In some contexts, climate change will result in a higher risk of damage, or in the worst case loss of life, in Norway as well as in other countries. We are already at risk from natural hazards today, and will in future have to weigh up these risks against a number of other factors. This issue was discussed more thoroughly in a white paper on living with the risks of flooding, landslides and avalanches (Meld. St. 15 (2011–2012)), which states that both individuals and society as a whole must be aware of natural hazards such as flooding, landslides and avalanches, and take the risks into account in order to limit damage. The main focus should be on a proactive approach and preventive measures to keep damage at an acceptable level. Although the dangers must be taken into account when new buildings and other infrastructure are being planned, the terrain and ground conditions in Norway are such that it is not realistic to avoid all building in areas that are at risk of flooding, landslides or avalanches. It has been suggested that the safety requirements relating to these risk factors for new developments are too strict. The white paper concludes that a balance must be found between safety requirements and the continued need for further development in parts of the country where the topography or ground conditions are difficult.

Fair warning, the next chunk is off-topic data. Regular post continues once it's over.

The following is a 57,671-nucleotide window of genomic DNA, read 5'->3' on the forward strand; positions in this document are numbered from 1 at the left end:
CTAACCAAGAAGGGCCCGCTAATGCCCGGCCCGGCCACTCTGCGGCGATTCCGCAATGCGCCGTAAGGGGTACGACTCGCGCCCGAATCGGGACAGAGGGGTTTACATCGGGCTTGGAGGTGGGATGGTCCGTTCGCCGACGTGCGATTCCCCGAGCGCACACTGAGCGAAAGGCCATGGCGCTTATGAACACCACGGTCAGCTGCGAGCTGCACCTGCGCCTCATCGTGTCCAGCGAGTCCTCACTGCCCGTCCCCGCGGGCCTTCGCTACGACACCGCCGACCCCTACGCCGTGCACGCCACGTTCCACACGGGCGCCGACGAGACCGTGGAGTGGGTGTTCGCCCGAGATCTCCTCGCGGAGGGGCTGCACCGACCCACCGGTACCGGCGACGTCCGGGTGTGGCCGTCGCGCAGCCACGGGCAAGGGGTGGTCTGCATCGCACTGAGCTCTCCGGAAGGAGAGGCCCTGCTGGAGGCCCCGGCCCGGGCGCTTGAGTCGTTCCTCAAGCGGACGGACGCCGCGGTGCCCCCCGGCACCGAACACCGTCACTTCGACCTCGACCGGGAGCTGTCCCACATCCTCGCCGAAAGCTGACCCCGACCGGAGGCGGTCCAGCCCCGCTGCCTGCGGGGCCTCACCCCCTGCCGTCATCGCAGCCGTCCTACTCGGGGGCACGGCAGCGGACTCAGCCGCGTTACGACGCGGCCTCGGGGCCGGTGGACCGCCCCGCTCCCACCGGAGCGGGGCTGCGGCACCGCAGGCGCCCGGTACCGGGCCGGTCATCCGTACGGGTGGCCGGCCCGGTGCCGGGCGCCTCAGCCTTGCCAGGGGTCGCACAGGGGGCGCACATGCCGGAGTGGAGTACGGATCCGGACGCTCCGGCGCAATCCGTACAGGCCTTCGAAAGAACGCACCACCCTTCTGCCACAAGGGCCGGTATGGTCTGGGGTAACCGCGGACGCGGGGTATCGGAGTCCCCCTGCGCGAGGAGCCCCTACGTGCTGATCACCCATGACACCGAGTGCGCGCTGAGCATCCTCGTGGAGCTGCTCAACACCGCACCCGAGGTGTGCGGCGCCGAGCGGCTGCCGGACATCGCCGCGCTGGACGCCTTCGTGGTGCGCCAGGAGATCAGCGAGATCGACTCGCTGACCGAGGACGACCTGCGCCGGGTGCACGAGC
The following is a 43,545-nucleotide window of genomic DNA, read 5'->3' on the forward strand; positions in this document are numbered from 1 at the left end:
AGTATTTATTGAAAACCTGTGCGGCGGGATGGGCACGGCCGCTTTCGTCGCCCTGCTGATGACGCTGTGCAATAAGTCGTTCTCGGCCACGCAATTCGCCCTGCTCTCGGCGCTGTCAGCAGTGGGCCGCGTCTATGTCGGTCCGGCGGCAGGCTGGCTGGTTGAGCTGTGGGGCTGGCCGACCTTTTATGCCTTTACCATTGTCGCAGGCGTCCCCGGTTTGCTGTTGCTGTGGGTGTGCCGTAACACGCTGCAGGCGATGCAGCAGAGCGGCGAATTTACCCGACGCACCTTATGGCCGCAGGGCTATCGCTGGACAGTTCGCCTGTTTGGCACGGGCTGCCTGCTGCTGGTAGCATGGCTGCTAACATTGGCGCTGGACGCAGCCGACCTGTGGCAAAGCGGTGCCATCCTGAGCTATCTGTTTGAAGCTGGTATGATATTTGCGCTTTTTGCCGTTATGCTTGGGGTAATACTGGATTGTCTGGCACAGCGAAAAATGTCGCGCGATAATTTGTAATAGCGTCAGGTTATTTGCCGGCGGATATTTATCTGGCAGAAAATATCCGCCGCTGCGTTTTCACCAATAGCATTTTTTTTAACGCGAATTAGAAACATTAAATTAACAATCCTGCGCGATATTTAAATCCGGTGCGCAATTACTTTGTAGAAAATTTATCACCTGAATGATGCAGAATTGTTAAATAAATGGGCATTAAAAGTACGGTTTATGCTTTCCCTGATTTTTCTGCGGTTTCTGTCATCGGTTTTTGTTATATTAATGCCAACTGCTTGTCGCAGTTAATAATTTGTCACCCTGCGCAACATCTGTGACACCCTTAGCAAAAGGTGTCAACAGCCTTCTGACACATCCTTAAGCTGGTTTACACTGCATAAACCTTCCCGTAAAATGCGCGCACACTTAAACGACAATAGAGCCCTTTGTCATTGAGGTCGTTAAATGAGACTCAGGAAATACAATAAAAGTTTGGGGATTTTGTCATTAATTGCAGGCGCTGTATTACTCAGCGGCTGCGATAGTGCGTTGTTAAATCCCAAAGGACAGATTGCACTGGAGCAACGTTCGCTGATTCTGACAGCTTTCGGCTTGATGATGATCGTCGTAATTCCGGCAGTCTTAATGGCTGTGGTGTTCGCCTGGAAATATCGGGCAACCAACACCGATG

Climate change will alter Norway’s natural environment and entail a growing risk of losing characteristic species and habitats. At the same time, the natural environment can function as a buffer against many negative impacts of climate change. For example, vegetation plays an important role in preventing the erosion and damage that could otherwise be caused by higher precipitation and more intense precipitation events. Climate change adaptation must be designed to support the capacity of species and ecosystems to adapt to rising temperatures, and to avoid any increase in the vulnerability of the environment. The general provisions on sustainable use in Chapter II of the Nature Diversity Act must be used as a basis, including the requirements for decisions that affect the environment to be based on scientific knowledge of the impacts of environmental pressures and on assessments of the cumulative environmental effects on ecosystems.
4.3 Coordination needs